Typography

Global smartphone sales saw their worst contraction ever in 2018, and the outlook for 2019 isn't much better, new surveys show. Worldwide handset volumes declined 4.1% in 2018 to a total of 1.4 billion units shipped for the full year, according to research firm IDC, which sees a potential for further declines this year. “Globally the smartphone market is a mess right now,” said IDC analyst Ryan Reith. “Outside of a handful of high-growth markets like India, Indonesia, South Korea and Vietnam, we did not see a lot of positive activity in 2018.”

According to Reith, the reason behind this drop is that the market has been hit by consumers waiting longer to replace their phones, due to the high cost of premium devices, and political and economic uncertainty. The Chinese market, for example, which accounts for roughly 30 percent of smartphone sales, was especially hard hit with a 10% drop, according to IDC's survey.

The market must find a solution to excite consumers and drive them into buying a new phone and replace their old one.

Recently, at the Mobile World Congress that took place in Barcelona, “foldable” was a buzzword. Perhaps, it is the shake-up the market needed to regain its activity. Alongside the big announcements on 5G, the new generation of wireless network, this new phone concept was launched to get the attention of the public and has been conceptualized by Samsung and Huawei with their Samsung Galaxy Fold and Huawei Mate X.

Handset makers are looking to folding screens to reverse falling smartphone sales as consumers hold on to their devices longer due to a lack of innovation, but analysts predict the market for the feature will be limited, at least in the early days.

Foldable phones signal an evolution in mobile design that could change the future of phones and tablets as device categories, said IHS Markit's analyst Wayne Lam. In fact, we’ve seen before “foldable” phones, a handset that bends at the middle so the top of the phone can touch the bottom, however, this time, the handset seems much more likely to become an actual device, one that can open up to become a mini tablet.

It's no wonder that after years of phones looking markedly similar, people are excited to see something new.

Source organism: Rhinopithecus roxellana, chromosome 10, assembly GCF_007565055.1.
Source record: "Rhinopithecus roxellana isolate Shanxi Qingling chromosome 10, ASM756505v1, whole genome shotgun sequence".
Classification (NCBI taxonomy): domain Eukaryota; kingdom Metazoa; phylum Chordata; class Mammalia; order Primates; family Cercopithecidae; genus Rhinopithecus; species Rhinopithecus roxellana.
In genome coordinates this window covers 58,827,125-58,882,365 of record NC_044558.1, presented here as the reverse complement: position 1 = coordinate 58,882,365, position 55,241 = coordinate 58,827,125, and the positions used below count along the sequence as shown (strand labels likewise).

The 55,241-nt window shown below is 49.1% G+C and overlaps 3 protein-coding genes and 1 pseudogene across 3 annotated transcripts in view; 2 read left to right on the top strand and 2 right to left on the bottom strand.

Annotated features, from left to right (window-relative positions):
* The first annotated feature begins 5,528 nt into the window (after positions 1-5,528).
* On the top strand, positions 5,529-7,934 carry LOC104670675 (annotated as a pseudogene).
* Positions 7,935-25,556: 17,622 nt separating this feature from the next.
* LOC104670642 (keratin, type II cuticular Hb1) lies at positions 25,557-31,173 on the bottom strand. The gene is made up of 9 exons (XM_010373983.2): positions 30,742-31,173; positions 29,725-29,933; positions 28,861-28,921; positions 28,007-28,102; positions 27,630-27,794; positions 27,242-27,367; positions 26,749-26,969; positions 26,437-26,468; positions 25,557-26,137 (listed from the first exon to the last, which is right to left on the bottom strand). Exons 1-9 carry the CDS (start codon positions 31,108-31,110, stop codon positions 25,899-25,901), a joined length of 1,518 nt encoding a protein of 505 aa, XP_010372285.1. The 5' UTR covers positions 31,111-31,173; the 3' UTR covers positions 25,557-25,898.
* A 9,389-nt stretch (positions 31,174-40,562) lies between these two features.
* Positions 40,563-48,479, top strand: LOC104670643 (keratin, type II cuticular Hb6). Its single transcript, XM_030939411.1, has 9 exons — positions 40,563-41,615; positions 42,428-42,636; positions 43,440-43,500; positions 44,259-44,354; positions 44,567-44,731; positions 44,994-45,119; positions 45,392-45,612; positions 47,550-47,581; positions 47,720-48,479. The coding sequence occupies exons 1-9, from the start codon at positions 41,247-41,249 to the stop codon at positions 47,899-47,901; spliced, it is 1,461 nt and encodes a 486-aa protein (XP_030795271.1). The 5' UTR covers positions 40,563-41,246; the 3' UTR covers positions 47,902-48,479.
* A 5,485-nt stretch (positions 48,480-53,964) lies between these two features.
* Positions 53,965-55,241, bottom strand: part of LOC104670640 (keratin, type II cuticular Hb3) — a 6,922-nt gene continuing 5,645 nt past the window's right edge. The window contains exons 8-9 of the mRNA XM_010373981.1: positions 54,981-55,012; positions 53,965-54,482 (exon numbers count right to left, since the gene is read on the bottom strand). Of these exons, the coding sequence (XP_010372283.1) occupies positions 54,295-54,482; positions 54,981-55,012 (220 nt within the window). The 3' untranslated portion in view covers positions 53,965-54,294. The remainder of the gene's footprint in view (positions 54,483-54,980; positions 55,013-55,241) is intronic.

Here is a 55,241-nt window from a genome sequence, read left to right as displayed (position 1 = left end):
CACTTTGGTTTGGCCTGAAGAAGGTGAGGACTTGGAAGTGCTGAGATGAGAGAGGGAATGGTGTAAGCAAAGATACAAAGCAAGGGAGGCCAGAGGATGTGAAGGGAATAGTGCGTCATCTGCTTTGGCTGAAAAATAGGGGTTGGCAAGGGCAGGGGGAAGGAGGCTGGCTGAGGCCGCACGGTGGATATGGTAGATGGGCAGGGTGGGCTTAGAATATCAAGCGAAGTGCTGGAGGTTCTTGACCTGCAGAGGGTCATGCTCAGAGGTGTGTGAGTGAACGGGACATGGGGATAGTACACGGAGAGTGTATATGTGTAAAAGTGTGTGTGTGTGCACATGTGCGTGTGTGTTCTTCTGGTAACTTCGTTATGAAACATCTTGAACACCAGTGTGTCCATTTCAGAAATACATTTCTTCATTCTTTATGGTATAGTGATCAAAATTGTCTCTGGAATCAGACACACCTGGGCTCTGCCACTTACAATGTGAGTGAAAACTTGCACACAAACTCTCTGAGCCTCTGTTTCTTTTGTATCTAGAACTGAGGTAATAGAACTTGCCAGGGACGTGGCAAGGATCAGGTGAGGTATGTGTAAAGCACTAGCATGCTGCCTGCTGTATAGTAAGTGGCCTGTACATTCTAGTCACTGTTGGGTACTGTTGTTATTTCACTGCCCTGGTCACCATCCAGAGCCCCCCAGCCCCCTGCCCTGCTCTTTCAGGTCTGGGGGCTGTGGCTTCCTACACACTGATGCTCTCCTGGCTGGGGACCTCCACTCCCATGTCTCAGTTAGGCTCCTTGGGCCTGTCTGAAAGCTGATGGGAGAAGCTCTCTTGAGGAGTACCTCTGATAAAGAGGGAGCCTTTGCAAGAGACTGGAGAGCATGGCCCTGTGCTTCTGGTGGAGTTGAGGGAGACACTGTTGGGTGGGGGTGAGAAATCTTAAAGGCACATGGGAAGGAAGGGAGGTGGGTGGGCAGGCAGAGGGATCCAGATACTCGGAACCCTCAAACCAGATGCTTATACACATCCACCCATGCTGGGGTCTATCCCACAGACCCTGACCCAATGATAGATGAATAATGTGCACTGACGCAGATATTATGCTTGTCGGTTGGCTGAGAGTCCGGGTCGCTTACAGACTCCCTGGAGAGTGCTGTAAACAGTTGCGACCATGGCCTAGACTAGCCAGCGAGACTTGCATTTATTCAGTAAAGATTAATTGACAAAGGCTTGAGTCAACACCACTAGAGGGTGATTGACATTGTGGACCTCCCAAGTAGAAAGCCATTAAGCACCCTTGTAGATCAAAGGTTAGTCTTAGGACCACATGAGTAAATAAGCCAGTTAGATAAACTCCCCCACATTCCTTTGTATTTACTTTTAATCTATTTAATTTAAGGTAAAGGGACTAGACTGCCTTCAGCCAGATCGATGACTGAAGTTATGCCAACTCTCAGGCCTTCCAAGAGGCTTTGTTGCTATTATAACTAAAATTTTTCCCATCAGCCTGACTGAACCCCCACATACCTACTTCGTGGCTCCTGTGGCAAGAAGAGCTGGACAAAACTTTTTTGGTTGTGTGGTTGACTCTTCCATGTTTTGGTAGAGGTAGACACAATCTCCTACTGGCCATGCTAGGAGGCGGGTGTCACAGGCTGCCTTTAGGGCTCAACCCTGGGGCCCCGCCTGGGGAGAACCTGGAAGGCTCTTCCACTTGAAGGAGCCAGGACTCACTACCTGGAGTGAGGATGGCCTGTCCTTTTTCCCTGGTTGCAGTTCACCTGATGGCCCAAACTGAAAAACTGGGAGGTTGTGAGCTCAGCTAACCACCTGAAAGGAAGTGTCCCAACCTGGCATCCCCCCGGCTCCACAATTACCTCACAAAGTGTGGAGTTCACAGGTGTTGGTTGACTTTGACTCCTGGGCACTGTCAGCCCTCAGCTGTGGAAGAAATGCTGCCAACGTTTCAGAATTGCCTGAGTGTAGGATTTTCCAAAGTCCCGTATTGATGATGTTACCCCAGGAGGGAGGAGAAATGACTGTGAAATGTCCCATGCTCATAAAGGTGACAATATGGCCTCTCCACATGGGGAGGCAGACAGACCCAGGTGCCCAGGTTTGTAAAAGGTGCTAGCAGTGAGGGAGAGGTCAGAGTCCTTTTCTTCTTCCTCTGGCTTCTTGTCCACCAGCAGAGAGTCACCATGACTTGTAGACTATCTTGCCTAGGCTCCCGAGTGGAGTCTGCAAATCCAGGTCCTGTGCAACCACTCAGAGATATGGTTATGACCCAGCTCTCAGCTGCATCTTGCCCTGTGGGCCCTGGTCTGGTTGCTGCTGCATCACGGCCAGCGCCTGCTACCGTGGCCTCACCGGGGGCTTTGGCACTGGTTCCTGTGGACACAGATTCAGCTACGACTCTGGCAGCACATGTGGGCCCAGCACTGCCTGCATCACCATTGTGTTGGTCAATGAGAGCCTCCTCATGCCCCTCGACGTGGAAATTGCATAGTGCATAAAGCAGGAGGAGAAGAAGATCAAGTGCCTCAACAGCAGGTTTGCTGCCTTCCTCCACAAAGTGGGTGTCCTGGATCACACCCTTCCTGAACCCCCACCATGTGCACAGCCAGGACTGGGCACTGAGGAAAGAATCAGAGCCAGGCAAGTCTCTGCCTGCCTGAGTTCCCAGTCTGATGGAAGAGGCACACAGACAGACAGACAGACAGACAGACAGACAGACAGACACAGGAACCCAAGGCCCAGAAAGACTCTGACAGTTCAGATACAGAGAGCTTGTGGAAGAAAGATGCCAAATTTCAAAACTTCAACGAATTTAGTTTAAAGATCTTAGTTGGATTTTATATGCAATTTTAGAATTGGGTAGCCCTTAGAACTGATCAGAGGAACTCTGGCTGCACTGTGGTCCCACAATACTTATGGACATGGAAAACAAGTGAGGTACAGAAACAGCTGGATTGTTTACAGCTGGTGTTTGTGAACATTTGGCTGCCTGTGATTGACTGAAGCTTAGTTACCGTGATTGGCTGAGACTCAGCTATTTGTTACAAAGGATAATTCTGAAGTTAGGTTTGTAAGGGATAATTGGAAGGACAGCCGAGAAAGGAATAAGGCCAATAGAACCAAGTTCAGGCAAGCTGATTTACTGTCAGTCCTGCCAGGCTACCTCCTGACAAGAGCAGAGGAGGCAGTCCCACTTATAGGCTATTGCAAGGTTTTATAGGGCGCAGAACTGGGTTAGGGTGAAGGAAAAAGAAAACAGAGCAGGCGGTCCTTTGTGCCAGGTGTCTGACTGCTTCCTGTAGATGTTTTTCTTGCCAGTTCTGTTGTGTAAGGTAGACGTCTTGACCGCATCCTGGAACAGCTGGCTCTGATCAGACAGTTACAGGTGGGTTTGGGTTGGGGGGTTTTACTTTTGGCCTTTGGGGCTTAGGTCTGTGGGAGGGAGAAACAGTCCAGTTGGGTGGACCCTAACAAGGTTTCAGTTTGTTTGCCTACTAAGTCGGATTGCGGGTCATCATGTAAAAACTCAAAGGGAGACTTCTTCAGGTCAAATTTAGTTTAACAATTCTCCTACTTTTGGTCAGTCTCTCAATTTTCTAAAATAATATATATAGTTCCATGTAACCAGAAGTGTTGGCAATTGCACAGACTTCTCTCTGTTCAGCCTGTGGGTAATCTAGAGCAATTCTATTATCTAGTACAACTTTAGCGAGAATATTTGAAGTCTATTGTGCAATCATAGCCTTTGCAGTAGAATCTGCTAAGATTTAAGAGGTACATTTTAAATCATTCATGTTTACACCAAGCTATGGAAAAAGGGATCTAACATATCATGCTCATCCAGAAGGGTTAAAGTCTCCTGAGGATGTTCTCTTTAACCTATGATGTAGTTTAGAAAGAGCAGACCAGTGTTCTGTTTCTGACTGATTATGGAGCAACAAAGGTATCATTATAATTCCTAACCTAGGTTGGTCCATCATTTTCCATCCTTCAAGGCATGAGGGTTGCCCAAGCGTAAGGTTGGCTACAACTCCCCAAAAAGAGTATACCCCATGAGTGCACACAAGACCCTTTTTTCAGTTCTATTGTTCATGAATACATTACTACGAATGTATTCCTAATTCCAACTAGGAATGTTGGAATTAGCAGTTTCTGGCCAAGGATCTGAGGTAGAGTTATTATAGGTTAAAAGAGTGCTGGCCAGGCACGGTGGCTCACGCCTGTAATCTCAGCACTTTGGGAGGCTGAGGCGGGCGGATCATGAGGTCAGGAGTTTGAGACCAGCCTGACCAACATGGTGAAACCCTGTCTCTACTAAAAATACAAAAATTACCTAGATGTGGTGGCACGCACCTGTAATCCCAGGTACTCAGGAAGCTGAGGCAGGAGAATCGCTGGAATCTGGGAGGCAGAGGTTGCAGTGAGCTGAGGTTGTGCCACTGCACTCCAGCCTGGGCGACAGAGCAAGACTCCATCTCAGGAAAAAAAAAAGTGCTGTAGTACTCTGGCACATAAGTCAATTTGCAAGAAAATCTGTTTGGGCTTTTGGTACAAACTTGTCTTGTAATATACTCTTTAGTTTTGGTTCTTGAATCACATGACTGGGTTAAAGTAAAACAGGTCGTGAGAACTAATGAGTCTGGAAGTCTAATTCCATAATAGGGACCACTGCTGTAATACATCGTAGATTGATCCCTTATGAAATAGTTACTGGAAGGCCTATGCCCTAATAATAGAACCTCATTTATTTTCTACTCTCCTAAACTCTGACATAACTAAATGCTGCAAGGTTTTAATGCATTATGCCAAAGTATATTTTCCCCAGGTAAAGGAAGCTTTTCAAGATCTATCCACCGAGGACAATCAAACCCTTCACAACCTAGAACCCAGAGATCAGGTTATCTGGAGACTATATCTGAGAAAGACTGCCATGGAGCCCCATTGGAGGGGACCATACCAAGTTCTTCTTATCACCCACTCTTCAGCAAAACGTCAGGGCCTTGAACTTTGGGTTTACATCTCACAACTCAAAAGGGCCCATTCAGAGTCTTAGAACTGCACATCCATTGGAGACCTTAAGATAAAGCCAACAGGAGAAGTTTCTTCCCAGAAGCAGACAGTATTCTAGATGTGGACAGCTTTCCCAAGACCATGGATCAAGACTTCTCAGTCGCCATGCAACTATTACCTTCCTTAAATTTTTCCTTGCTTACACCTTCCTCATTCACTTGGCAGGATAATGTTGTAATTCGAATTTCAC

According to CCS Insight analyst Ben Wood, “These folding devices come at an important time for the smartphone industry, when phone makers are struggling to differentiate their products and consumers are indifferent to this homogeneous 'sea of smartphone sameness'.” The smartphone of the last decade or so has essentially remained “black touch-screen monobloc,” he said.

There are at least three good reasons why one might want a foldable phone. First, getting a double-sized screen with a compact look seems ideal. Second, when unfolding its larger display, it unfolds with it various possibilities to use it as well: it helps you browse, watch, connect and multitask simultaneously. The phone can be used just as a single screen, or with both screens operating as one big display, or even use both screens, each with a different app on it - an option presented by ZTE’s Axon M foldable phone. Third, it offers additional high-quality cameras to the consumer while keeping the same crystal-clear focus, sharp, detailed edges and bokeh blur photos. Even more, not only does a foldable smartphone remove the need to carry two devices (a phone and a tablet), it’s also the friend of any traveler or commuter. You can enjoy entertainment on the train or on an airplane, yet fold it up and stick it in your pocket.

However, a folding phone might be for some an awkward phone. We've seen phones with screens on either side, with smaller ticker-style screens at the bottom or top, and designs with a touchscreen on the outside and a smaller display (and keyboard) on the inside such as the Kyocera Echo. Unfortunately, it didn’t turn out to be a success but it was an instructive one that warns us of the ways dual-screen phones can go wrong really fast. In addition, foldable phones can feel thicker and heavier. Not to forget that more complexity means more ways to go wrong: design and software wise such as the fact that the second screen becomes useless dead weight most of the time.

The more pertinent question is should you buy a foldable phone now? It rarely pays to be one of the earliest adopters of any tech. You’ll pay extra for the premium of being first, and you’ll miss out on the improvements that come with second and third iterations (and beyond). If you don’t have $2000 to spare, perhaps it’ll be smarter to wait for foldable phone tech to become more common – and a lot cheaper.

The day may come when the only type of phone you’ll buy is foldable. The tech we’ve seen so far is definitely a glimpse into the imminent future and a much-needed kick into gear for the smartphones market, which has been stalling of late with incremental upgrades that are far from revolutionary.

As Veteran technology blogger Liao A-hui pointed out, the first wave of foldables are not for everyone. “They're really for those first-wave technology adopters. […] It's like not everyone will go buy a Lamborghini or Maserati.”

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